As part of our preparation to become adopting parents, my wife, Lisa, and I have been speaking to many foster and adopting parents across the country. So many people have inspired us with their heroic, yet matter-of-fact selflessness.

Tamar Fox is one of them; she’s also a gifted writer who has written about her experience. Her inspiring article was published in Lilith Magazine, and you can read it here.

2 thoughts on “The Path of a Foster Mom”

  1. Being a parent is a selfless act. I am going to make the assumption that most of us became parents because we wanted to. It is our choice, very well knowing that this 24/7 job comes with exponential amounts of love, though can offer very little amounts of daily return on our investment in the form of tangible evidence and validation that we are in fact succeeding. We plunge forward, do the best that we can, keep our unconditional love for our child at the forefront of our minds and hearts, and hope that this little person we are raising will turn out to be a well-adjusted, secure adult, while having memories of a happy childhood to boot.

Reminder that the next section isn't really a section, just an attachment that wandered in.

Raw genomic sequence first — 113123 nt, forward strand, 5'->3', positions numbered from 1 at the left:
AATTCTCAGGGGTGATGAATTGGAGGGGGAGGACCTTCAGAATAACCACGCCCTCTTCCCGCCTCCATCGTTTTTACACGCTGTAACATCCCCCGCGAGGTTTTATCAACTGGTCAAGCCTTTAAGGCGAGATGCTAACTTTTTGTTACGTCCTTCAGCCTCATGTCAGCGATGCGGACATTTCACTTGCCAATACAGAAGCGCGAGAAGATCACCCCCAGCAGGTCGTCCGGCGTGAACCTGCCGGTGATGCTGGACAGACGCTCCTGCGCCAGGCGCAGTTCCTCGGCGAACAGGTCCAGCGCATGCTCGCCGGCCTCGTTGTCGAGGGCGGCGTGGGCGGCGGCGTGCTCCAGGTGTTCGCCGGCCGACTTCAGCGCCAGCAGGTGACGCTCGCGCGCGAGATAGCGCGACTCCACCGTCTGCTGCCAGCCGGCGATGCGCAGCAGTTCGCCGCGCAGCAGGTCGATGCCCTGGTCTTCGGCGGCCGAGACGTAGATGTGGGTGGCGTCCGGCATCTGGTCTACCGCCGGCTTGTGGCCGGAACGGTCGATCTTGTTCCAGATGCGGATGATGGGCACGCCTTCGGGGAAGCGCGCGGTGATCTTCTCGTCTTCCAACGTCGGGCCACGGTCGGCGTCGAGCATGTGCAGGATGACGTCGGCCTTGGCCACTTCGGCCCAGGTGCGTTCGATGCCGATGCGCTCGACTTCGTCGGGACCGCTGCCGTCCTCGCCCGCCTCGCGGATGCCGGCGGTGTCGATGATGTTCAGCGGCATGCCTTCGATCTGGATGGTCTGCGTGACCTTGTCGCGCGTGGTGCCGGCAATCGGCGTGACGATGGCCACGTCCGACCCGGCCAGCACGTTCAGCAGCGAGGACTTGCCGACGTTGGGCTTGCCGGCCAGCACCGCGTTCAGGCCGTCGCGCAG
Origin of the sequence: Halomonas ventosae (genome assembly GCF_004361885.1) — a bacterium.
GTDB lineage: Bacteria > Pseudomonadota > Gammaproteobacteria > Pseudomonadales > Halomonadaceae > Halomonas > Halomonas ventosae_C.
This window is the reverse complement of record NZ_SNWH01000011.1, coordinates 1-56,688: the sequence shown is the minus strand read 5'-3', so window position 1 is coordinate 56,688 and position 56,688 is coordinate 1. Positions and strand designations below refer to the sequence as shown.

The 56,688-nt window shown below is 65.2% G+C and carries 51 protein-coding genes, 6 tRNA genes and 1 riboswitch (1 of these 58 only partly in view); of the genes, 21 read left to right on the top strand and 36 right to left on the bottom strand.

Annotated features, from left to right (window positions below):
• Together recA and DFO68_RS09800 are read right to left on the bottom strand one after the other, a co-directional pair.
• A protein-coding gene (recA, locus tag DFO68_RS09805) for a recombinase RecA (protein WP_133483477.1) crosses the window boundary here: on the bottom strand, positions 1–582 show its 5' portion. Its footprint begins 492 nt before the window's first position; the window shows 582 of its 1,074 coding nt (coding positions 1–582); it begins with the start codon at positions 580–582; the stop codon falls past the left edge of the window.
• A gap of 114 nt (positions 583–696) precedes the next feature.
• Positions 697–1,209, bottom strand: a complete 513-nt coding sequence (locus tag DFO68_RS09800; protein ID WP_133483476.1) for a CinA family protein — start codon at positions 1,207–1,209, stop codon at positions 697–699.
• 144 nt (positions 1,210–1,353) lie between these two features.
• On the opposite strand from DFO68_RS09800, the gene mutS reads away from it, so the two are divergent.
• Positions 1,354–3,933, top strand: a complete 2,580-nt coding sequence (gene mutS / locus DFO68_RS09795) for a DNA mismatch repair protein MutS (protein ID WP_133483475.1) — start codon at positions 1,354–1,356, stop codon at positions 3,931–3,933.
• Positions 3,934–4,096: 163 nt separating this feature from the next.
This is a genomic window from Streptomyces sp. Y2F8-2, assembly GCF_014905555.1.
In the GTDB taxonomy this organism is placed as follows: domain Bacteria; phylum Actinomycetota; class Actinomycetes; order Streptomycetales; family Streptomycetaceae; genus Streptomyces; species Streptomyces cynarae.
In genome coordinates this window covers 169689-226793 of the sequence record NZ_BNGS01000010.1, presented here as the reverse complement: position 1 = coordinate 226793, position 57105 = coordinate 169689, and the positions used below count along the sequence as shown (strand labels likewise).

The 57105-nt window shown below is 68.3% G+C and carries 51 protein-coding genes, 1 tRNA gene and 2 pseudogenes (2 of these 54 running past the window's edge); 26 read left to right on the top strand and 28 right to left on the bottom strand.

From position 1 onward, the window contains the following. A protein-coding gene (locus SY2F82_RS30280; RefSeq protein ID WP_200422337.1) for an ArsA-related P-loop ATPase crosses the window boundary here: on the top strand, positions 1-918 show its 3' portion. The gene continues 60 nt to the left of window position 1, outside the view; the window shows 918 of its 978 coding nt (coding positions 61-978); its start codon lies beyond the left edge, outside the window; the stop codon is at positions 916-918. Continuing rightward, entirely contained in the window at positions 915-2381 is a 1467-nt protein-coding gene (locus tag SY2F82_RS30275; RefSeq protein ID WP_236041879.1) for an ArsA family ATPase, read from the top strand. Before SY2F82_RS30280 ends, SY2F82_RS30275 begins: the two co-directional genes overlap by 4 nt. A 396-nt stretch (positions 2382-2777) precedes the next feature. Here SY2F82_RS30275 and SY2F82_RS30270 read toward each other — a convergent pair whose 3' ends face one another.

2. It’s not that I KNOW a lot about being a parent,, because had I known – I would have made much less mistakes, maybe; I’m learning and learning and sometimes really bumping into the lessons… But the good thing about this bumpy road: I happen to teach my daughters that mistakes are such an essential part of our journey, that we mature through spending much time out of the box called “the way it should be” or “the way it should have been”. Itzik Manger’s poem “A Tree is Standing Nearby” (or literally: “On the Way a Tree is Standing”) always sends chills down my spine (espesially when Chava Alberstein sings it in Yiddish…) when it gets to describing how a mother tries to overload her son by asking him to wear heavy winter cloths of many kinds, just so he won’t be able to spread his wings and fly away and leave her alone… One can be a parent of a poem, or an idea, or any work of art, and this type of parenthood might also mean, at some point, letting the “child” leave the parent’s mind’s bubble and evolve on its own; but human children start practicing farewells very early, and therefore I sometimes wonder why it takes so much time and pain to learn to hug them only when they wish to be hugged, when they come for a hug; to hug for a warm while and then let the hug turn into a light blessing they can carry as they leave home again. Igal, I’m sending drishat shalom and lot of “cousinish” blessings for the journey 🙂

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